If you only casually follow our National Team’s news, or have an interest in it that can best be described as remote, this post is for you. I will highlight why you should be very interested in the news that will be coming out of Nepal in the coming weeks, where Palestine will be participating in the AFC Challenge Cup.
I was going to have this section at the end but moved it up because really, its exactly why you should be interested. There is a lot more at stake here than just a trophy, the winner gets automatic qualification to the 2015 Asian Cup, which is set to be held in Australia. I will say it again. ASIAN CUP!
This is Palestine’s best ever chance to qualify for the continental showcase, something we have never been able to do.
The AFC Challenge Cup is a bi-annual tournament that pits the ’emerging’ confederations of the continent against each other. Palestine participated in the inaugural 2006 edition where they crashed to Kyrgyzstan in the knockout stages. After withdrawing in 2008 and failing to qualify in 2010, this marks the first appearance since the goalfest they produced in Bangladesh. The teams have been grouped as follows:
Group A: Nepal, Palestine, Turkmenistan, The Maldives
Group B: North Korea, Tajikistan, The Philippines, India
Al-Fursan arguably avoided the tougher group but have been pitted against the hosts, Nepal, for the opener – in what will surely be a test of mental toughness. The top two teams of each group qualify to the knockout stage out of which two teams will emerge to play for the title. We are heave favorites alongside North Korea and Tajikistan.
Jamal Mahmoud, former manager of champions-elect Hilal Al-Quds, has left his duties at the club to take charge of the national team after the impressive showing at the Pan-Arab Games last December. Under him the team has played a free-flowing attacking game – as opposed to our usual approach of garrisoning our half of the field.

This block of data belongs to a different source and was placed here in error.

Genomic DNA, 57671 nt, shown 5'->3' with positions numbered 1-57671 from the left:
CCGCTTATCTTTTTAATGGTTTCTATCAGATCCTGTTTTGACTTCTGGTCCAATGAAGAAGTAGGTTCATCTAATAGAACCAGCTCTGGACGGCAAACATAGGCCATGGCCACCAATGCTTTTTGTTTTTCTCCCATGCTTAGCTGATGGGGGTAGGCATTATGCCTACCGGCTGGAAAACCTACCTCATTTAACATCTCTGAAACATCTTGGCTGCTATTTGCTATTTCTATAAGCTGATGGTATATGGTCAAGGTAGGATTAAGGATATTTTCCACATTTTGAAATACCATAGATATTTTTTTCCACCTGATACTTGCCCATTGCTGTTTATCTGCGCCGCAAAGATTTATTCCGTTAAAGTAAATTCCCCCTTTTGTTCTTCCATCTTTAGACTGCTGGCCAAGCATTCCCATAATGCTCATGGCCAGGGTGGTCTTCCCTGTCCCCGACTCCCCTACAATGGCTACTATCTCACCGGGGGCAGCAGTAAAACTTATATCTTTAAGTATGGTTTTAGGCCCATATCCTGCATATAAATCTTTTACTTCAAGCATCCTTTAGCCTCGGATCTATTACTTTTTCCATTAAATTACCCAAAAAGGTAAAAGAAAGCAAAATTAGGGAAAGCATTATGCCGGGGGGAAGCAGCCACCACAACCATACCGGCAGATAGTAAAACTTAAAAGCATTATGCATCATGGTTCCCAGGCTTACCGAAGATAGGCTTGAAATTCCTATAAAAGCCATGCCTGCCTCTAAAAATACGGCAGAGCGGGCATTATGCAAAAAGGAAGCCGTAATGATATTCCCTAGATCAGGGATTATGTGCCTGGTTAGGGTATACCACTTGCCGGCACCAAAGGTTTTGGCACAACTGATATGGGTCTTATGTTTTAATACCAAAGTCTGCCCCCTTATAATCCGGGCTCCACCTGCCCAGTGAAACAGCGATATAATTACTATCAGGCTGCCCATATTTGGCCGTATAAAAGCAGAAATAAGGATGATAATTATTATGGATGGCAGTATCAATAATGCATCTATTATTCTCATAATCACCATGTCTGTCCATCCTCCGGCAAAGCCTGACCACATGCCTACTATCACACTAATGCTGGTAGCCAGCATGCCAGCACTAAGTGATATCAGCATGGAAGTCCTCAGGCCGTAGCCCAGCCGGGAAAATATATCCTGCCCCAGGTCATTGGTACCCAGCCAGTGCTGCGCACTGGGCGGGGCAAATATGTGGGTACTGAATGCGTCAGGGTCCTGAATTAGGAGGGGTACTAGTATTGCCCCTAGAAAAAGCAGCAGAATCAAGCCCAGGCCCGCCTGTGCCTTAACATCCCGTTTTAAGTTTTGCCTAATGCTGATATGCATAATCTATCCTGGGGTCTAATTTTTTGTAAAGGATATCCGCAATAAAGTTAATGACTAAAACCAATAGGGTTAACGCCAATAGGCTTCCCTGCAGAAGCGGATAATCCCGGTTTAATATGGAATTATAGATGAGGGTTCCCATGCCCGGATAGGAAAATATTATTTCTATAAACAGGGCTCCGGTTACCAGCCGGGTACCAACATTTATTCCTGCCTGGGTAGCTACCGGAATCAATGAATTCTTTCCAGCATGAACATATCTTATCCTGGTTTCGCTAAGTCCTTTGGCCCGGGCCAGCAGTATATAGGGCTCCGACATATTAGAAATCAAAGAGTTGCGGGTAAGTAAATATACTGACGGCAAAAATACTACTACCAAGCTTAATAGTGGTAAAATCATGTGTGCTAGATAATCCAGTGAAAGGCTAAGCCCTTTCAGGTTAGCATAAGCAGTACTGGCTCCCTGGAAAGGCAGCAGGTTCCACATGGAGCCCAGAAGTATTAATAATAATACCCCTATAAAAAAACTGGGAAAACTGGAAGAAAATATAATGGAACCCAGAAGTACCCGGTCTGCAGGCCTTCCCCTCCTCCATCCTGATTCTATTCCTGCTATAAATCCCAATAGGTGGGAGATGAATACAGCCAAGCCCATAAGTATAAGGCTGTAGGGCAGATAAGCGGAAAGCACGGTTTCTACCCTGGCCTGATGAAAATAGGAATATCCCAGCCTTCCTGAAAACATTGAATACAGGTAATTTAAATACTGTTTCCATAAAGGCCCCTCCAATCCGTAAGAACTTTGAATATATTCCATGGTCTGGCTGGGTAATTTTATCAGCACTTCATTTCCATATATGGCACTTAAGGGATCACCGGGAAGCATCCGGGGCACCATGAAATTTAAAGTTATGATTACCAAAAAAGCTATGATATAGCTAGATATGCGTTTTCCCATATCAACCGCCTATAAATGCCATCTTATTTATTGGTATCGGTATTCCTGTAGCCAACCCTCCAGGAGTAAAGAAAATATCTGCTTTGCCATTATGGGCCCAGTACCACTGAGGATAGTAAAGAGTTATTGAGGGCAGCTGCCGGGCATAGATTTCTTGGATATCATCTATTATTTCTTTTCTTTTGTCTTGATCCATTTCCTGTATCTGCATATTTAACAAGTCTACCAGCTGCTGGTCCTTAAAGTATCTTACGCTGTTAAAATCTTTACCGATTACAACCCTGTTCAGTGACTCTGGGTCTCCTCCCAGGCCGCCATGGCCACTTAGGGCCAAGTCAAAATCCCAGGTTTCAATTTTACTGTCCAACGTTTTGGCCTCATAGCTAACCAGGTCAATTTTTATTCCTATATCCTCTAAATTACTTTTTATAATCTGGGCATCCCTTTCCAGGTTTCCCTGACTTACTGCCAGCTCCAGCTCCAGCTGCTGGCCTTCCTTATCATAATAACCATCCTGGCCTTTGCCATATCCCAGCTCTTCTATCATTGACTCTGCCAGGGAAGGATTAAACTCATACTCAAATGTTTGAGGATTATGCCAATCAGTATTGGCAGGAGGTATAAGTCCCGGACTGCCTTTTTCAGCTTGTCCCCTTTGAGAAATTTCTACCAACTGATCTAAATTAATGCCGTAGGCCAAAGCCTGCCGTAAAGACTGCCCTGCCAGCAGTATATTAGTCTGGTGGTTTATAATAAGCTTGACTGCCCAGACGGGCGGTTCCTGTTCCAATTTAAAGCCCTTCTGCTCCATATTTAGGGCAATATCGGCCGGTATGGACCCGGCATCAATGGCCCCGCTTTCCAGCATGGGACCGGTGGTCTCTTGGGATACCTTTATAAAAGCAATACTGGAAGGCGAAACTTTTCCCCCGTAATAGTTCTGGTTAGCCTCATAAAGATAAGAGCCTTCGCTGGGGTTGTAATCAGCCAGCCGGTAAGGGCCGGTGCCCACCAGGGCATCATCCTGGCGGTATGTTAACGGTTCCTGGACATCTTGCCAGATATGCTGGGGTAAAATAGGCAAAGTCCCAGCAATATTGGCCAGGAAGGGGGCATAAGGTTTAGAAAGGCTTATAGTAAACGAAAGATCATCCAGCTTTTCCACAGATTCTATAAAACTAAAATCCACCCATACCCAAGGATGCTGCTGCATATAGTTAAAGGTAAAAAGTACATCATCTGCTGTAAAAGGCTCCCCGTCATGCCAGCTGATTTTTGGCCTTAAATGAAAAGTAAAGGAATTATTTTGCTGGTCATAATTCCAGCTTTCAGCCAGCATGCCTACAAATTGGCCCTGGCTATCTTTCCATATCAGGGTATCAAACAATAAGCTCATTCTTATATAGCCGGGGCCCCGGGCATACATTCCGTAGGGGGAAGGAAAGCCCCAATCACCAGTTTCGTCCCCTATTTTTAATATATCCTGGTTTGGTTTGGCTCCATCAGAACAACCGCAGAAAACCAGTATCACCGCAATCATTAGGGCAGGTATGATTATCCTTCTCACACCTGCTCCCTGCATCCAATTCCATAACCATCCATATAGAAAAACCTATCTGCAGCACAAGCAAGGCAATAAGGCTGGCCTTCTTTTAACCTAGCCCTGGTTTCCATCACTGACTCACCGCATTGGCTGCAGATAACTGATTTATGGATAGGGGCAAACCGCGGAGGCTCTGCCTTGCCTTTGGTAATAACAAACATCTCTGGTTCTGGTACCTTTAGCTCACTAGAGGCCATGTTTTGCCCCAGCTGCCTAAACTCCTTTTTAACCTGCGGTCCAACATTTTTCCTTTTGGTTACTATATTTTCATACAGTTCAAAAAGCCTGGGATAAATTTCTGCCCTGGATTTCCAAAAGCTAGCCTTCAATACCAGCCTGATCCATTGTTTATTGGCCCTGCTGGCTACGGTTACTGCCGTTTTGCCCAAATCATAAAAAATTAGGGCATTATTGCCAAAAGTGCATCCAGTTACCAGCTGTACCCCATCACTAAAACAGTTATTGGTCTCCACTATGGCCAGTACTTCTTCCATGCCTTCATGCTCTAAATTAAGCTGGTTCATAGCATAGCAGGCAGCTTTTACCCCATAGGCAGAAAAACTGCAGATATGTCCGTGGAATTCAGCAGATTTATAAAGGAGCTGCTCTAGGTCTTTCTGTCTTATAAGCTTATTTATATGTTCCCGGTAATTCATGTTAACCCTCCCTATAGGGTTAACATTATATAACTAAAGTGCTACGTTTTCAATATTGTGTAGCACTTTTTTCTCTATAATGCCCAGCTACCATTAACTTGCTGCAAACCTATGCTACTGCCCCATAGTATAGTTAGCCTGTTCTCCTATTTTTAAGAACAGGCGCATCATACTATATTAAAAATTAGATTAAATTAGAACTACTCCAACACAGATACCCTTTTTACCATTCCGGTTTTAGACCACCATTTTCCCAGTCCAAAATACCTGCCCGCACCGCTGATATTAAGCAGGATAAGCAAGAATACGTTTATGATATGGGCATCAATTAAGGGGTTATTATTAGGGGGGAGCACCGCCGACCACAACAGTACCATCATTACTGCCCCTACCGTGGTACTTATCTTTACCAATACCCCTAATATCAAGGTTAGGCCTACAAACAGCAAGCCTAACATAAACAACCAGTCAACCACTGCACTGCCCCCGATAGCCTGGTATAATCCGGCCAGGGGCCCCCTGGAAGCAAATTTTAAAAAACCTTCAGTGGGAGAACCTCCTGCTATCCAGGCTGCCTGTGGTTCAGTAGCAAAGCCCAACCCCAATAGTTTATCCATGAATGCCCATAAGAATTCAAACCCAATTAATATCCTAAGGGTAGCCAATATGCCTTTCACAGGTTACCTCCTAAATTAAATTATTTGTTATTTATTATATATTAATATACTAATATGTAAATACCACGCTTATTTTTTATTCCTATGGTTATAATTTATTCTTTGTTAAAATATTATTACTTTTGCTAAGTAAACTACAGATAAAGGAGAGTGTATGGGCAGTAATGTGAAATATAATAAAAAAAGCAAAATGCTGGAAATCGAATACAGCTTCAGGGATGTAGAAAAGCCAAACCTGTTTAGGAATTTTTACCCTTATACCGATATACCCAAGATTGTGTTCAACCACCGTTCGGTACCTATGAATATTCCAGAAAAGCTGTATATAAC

Palestine is currently camping in Dubai where they played two friendlies against the UAE and Azerbaijan, winning the latter 2-0. The bulk of the players called up play in the West Bank Professional League, although there are a few names that play in Egypt and one, Omar Jarun, who plays in Poland. Key players like Imad Zatara (Sanat Naft, Iran) and Abdelatif Bahdari (Hajer, KSA) could not join due to commitments with their clubs and a few injuries make Palestine’s situation a little less than ideal. It will be up to Jamal Mahmoud to make the best of what he has and to adapt from match to match (something he has proven good at).
If it weren’t for our pesky real-life jobs, me and Bassil would have been on the first plane to Kathmandu (ok I dont know about Bassil – but I would!). So instead we’ll give you our best armchair analysis of whats happening in Nepal.
March 8th – Nepal vs. Palestine
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